Production volumes close to stagnation: PMI
Purchasing Managers Index shows new orders fall for first time since February.
TORONTO — There was another slowdown in manufacturing growth during September, with production volumes expanding at the weakest pace in seven months, according to a survey of Canadian purchasing executives.
The Markit Canada Manufacturing Purchasing Managers’ Index (PMI), which surveys executives from 400 industrial companies, identified a renewed decline in new business volumes, partly driven by a sharper drop in export sales. The results also show subdued demand contributed to a slight drop in employment with a greater degree of inventory drawdown.
The PMI registered a 50.3, down from 51.1 in August, indicating a marginal improvement in overall business conditions and the slowest pace of recovery since the upturn began in March. Markit, a UK-based research firm, cited lower new order volumes and reduced payroll numbers as the main negative influences on the headline index, alongside the sharpest drop in pre-production inventories since the start of 2016.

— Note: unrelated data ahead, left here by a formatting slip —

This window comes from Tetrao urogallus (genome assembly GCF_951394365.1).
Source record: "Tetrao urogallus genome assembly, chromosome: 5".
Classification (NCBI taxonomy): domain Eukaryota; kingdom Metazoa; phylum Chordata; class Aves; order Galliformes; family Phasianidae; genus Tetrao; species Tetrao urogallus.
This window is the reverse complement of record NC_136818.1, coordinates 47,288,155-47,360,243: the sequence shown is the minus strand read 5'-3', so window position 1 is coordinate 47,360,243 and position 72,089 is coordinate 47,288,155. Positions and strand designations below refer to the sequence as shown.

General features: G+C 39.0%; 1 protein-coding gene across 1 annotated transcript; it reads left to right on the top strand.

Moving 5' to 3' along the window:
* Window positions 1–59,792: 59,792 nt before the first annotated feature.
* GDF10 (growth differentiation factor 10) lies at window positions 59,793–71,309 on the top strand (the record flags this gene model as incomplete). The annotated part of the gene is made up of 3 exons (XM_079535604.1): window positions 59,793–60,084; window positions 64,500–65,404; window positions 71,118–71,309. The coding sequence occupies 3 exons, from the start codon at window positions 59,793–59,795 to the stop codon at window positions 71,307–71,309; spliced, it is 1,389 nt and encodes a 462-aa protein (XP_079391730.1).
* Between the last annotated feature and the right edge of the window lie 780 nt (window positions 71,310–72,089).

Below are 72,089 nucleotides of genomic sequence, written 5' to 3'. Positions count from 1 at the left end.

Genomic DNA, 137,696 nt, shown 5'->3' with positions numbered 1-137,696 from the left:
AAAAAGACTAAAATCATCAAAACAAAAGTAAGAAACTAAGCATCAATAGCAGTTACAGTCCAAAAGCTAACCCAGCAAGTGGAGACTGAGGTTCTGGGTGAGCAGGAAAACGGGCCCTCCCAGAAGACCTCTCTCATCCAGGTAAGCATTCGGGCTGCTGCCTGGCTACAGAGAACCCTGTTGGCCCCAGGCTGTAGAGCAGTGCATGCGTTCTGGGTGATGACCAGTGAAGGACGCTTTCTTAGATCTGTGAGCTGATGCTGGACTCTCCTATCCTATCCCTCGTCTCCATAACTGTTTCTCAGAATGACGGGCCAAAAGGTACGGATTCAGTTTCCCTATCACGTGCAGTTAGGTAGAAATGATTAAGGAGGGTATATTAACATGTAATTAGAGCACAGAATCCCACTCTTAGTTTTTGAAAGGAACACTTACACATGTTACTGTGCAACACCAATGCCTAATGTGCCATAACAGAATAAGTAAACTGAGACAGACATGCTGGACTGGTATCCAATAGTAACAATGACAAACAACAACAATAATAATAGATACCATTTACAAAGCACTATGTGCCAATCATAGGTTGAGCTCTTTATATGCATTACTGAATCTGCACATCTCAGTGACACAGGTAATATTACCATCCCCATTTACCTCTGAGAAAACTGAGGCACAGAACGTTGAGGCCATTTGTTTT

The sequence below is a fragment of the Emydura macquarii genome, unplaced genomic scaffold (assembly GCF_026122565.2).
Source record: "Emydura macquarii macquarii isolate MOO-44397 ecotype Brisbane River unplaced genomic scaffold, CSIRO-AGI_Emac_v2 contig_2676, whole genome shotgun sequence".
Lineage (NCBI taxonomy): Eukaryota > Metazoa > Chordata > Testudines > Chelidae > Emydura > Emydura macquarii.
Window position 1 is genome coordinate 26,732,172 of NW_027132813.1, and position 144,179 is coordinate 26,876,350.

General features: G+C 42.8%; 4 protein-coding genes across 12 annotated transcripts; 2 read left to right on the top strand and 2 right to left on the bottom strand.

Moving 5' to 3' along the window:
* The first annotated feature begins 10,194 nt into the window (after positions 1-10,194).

Here are some highlights:
• Production showed only a marginal increase, and the rate of expansion continued to soften from the 11-month peak recorded in May. Lower levels of incoming new work and streamlining inventories slowed output growth at respondents’ plants.
• Manufacturers noted a fractional drop in new work for the first time since February. Anecdotal evidence cited subdued client demand and lower spending on investment goods.
• Reduced levels of new business from abroad were recorded for the third month in a row, and the rate of contraction was one of the fastest seen since early-2015.
• Signs of a slowdown in customer spending resulted in more cautious inventory policies. Stocks of finished goods were depleted for the sixth consecutive month and the decline in pre-production inventories was the sharpest recorded since the start of the year.
• Lower staffing levels ended a six-month period of sustained jobs growth. Respondents commented on the non-replacement of voluntary leavers, contributing to a further rise in unfinished work. The rate of backlog accumulation was the steepest since October 2014.
• Input buying decreased for the third successive month in September, but this did not prevent a further marked deterioration of vendor performance.
Markit said the latest survey data indicated that supplier lead-times lengthened to the greatest degree since June, which manufacturers linked to low stocks and shipping delays.
Meanwhile, input cost inflation was the slowest recorded so far this year. Reduced cost pressures allowed for a return to falling factory gate prices and, although only marginal, the latest drop in output charges was the fastest since December 2015.